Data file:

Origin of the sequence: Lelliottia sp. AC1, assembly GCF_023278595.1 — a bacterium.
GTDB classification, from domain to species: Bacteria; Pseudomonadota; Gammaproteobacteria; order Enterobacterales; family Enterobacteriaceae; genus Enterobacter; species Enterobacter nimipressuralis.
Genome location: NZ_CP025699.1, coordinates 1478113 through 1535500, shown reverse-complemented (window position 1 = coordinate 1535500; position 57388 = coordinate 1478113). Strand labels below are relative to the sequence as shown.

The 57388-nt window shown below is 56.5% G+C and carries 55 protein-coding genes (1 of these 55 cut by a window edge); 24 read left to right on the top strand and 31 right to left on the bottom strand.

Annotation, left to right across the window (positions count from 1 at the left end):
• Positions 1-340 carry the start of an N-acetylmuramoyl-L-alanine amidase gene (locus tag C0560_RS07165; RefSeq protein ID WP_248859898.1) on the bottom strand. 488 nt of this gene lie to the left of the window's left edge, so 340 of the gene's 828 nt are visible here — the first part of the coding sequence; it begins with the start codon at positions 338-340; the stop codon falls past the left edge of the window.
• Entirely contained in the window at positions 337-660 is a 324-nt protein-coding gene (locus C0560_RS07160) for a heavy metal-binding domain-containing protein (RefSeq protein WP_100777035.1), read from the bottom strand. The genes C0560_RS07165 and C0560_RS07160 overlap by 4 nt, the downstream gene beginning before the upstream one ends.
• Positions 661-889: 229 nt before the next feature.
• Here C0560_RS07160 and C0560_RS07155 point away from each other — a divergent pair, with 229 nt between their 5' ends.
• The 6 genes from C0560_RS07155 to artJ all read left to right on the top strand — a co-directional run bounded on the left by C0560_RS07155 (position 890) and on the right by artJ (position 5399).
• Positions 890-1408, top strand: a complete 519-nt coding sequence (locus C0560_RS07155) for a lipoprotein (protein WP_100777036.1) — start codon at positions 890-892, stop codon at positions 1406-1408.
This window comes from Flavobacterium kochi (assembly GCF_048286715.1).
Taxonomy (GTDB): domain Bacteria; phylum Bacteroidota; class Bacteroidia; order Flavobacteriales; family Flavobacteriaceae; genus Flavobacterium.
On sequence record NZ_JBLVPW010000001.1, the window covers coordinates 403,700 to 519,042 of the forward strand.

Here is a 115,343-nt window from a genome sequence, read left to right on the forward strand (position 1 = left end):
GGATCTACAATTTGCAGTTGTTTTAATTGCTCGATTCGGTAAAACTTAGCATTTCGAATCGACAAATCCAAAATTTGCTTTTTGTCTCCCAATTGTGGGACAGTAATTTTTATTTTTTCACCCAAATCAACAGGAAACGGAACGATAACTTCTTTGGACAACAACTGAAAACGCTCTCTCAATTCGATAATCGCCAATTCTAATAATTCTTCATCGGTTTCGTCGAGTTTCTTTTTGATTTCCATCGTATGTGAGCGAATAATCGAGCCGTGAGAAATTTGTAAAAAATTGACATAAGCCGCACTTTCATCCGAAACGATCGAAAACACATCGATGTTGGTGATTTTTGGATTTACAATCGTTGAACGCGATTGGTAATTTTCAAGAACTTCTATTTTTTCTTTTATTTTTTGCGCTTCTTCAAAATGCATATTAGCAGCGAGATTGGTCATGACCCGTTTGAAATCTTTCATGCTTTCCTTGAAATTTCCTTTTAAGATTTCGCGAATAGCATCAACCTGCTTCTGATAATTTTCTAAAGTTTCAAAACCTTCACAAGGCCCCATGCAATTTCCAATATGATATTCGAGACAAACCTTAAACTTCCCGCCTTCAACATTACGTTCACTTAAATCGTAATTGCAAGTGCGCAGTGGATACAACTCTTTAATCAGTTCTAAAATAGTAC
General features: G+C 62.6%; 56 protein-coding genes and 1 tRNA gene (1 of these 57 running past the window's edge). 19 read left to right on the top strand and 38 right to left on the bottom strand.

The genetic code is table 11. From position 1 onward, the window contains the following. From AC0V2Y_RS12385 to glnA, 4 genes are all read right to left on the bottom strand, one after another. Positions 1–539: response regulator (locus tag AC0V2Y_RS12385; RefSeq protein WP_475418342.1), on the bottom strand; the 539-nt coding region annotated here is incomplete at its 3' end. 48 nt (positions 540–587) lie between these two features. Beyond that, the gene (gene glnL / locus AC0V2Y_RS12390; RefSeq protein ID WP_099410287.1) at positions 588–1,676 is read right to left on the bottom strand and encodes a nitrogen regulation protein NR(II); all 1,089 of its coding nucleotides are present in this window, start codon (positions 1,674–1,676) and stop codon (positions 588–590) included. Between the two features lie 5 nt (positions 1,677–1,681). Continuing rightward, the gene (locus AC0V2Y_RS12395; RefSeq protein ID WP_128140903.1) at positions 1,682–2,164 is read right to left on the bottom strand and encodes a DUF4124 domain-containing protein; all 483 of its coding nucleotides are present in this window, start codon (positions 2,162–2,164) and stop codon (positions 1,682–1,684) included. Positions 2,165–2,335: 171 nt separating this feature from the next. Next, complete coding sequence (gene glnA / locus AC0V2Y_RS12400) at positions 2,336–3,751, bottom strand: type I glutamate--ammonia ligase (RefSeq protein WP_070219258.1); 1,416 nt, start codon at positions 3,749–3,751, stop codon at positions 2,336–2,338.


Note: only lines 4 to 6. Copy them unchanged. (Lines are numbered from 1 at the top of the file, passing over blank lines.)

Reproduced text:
The 57388-nt window shown below is 56.5% G+C and carries 55 protein-coding genes (1 of these 55 cut by a window edge); 24 read left to right on the top strand and 31 right to left on the bottom strand.

Annotation, left to right across the window (positions count from 1 at the left end):
• Positions 1-340 carry the start of an N-acetylmuramoyl-L-alanine amidase gene (locus tag C0560_RS07165; RefSeq protein ID WP_248859898.1) on the bottom strand. 488 nt of this gene lie to the left of the window's left edge, so 340 of the gene's 828 nt are visible here — the first part of the coding sequence; it begins with the start codon at positions 338-340; the stop codon falls past the left edge of the window.